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Organisations are constantly in the process of change. Organisational effectiveness as the prime reason for change at almost all organisations. Whether it is to become more competitive or to get a higher value for money. All organisations are in form of change.

Change management is a discipline without rigid and clearly defined boundaries. The theory and practice of change management is built upon a number of social sciences. Three schools of change management are prevalent in change management. Although each school recognises the other schools, it sees their own as the leading school that pins all others.

The history and development or change management

The field of change management is not new. Organisational theory originates from the eighteenth century, driven by the Industrial Revolution. Driven by the desire to control workers' behaviour more effectively, managers went searching for a more consistent organisation-wide approach. A desire driven by the development of machines. These machines allowed for skilled labour to be replaced by unskilled and thus cheaper labour.

The Classical approach developed itself at the end of nineteenth century. An approach characterised by the work of Frederick Taylor, Henri Fayol, and Max Weber. Assuming that there is a single best way for organisations to be structured and operated. That believes that people are only financially motivated to work, and that their job should be fully designed and executed closely.

Contrary to the classical approach the Human Relations approach evolved. Based on initial work in the First World War, it was developed and extended in the 1920s by Mayo. This developed perspective emphasised organisations as cooperative and social systems. Where people are emotional hum beings instead of mechanical-rational beings. Similarly as the Classical approach, proponents of the Human Relations approach believed their way to be the best for all organisations.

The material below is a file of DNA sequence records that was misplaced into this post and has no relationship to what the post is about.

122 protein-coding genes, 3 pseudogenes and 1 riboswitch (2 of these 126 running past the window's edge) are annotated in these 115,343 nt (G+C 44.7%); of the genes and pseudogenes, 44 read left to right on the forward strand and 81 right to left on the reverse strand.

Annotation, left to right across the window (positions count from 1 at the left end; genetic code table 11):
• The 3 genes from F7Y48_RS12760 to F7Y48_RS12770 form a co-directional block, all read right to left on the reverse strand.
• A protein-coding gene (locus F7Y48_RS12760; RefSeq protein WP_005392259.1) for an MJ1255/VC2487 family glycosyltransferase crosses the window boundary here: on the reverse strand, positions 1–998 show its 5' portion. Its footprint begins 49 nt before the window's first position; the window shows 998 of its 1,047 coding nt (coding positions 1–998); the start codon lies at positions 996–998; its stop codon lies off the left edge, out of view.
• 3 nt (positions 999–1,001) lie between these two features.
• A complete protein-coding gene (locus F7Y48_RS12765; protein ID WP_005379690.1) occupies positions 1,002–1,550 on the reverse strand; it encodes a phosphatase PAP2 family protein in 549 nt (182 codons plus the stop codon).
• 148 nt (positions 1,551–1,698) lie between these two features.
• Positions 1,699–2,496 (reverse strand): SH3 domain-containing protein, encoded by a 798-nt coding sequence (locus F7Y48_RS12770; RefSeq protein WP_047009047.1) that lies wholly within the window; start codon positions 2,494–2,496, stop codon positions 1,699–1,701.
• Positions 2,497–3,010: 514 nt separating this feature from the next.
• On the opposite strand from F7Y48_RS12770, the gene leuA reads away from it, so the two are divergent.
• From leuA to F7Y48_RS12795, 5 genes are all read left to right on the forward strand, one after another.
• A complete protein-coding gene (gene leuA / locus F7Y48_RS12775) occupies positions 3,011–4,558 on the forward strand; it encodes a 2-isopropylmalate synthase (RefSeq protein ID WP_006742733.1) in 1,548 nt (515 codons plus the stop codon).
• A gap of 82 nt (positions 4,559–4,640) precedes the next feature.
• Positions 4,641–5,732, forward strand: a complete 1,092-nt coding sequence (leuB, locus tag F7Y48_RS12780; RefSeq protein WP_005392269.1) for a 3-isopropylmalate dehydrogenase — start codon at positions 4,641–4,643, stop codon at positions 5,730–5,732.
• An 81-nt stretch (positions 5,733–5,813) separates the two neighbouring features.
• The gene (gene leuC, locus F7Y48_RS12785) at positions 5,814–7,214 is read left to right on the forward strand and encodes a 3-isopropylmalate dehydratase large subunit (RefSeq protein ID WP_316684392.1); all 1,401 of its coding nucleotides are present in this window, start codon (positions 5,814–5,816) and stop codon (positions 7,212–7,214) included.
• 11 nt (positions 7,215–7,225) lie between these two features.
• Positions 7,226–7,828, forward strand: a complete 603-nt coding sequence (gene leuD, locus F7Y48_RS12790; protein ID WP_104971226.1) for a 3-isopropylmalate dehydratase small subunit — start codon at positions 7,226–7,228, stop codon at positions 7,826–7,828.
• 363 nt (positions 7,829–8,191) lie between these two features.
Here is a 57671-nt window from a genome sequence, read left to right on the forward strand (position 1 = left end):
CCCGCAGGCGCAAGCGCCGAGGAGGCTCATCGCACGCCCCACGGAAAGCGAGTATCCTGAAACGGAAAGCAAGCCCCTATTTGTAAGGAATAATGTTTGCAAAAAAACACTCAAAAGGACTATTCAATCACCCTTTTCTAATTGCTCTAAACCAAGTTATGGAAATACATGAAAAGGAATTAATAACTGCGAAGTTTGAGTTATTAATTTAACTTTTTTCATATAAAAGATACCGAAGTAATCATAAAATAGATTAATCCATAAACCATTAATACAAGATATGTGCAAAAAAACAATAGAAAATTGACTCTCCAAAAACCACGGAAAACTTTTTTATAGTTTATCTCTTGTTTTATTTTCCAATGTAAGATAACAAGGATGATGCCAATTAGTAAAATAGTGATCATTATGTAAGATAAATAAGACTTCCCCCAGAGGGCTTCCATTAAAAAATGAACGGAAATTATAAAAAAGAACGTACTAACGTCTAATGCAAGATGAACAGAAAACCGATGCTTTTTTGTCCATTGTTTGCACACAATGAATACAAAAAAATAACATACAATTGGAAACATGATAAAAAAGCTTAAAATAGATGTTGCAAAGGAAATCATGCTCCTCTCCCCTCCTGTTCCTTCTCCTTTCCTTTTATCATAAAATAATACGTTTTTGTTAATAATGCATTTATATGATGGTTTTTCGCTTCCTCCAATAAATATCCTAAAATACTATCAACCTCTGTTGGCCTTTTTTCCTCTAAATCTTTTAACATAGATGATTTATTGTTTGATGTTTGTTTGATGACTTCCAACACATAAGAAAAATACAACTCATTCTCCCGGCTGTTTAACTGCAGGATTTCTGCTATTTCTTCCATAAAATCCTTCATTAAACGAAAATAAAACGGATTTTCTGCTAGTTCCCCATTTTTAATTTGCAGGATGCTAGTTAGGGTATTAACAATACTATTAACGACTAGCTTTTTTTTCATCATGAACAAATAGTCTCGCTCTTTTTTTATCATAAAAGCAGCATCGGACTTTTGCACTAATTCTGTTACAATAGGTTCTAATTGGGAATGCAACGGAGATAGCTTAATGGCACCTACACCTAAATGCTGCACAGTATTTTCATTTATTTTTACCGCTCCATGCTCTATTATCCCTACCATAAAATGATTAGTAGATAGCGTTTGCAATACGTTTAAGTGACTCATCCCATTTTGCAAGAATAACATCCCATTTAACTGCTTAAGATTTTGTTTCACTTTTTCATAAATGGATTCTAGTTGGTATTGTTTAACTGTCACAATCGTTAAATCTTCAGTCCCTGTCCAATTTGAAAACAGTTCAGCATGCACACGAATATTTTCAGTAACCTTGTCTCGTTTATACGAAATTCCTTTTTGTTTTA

Fighting the one-size-fits-all belief the Contingency Theory sprung alive around 1960. It embraces the belief that organisations are different. As such, an organisation requires its own way of structuring and operating. Key belief is that organisations are open systems. Organisations as interconnected sub-systems

Growing alongside the rise of neoliberalism in the West, organisation started to adopt the Culture-Excellence approach. A result from managers having increasingly more problems to achieve competitive success. This became apparent in the United States, where the rise of Japanese industrial and economic threatened the performance of US industries.

The 1980s displayed a new techno-economic rationale: - A shift towards information-intensive rather than energy- or materials-intensive products - A change from dedicated mass production systems towards more flexible systems that can accommodate a wider range of products, smaller batches, and more frequent design changes. - A move towards the greater integration of processes and systems within companies and between suppliers and customers. Which permits a more rapid response to market and customer requirements

Alternative paradigms

Historically change is seen as a linear, top-down approach. The change is designed, communicated and ultimately implemented & adopted. However, intended strategies can lead to unanticipated outcomes,


Burnes, B. (2017). Managing Change (7th ed.). Pearson Education.

Managing change